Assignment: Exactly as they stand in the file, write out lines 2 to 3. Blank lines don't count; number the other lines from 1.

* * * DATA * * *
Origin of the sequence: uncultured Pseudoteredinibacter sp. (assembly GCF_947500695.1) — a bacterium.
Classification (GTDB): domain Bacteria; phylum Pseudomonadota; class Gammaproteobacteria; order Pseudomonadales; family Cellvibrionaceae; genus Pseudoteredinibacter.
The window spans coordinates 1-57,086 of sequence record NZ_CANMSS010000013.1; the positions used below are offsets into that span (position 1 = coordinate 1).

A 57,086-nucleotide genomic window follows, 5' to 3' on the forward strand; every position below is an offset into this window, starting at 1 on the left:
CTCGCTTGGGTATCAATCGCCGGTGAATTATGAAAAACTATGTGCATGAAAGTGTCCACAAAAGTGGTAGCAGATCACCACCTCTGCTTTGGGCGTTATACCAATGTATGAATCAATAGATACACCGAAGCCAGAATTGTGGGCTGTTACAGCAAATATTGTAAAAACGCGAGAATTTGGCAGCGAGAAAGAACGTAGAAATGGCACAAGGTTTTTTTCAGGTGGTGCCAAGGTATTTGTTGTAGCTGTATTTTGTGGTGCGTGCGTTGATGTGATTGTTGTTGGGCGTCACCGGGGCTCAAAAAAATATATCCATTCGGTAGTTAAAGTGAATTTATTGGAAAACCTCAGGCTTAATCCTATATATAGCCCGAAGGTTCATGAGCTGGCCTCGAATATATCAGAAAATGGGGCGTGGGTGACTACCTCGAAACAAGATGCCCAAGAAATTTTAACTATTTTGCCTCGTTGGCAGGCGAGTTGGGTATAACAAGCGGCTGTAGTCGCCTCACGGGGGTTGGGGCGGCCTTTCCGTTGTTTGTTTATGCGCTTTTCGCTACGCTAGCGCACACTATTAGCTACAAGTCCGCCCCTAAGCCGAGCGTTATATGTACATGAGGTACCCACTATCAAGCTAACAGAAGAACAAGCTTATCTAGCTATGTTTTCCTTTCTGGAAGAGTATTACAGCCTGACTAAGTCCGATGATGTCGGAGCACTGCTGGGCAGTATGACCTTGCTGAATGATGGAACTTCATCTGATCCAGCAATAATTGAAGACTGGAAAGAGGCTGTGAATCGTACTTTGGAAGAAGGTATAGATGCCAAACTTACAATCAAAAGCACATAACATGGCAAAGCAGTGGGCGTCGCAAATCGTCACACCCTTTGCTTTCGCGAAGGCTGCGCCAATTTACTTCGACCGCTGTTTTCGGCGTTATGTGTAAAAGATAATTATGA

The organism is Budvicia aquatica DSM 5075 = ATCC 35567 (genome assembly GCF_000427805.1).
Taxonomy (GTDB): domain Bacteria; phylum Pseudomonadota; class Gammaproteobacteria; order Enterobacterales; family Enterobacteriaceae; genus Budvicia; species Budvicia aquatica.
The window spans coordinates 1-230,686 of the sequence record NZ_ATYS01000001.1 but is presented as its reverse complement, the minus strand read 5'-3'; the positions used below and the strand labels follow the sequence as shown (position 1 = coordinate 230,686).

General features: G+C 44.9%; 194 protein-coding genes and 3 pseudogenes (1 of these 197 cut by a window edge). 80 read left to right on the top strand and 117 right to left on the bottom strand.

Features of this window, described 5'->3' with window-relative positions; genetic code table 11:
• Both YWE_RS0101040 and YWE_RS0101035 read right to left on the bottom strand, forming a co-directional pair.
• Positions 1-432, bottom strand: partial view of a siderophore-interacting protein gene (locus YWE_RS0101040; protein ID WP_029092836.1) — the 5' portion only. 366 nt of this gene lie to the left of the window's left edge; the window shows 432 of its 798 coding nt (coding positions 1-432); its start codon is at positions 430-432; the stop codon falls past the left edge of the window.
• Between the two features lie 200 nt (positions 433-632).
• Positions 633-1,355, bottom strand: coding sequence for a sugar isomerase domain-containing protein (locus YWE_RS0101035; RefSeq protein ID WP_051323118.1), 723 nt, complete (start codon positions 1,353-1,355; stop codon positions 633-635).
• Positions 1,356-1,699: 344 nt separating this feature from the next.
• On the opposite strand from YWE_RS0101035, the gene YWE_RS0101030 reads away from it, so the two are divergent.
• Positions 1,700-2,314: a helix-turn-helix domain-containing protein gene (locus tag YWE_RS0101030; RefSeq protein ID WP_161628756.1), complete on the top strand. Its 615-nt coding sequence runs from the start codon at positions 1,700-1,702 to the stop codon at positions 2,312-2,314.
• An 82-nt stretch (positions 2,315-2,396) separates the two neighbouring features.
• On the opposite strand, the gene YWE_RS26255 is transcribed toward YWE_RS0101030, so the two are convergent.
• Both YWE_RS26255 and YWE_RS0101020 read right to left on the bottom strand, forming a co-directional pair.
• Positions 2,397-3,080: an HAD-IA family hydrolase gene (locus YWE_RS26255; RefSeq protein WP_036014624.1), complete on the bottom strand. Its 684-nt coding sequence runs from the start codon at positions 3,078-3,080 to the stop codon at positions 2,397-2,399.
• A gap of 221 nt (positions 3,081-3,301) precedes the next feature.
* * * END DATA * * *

Classification (GTDB): domain Bacteria; phylum Pseudomonadota; class Gammaproteobacteria; order Pseudomonadales; family Cellvibrionaceae; genus Pseudoteredinibacter.
The window spans coordinates 1-57,086 of sequence record NZ_CANMSS010000013.1; the positions used below are offsets into that span (position 1 = coordinate 1).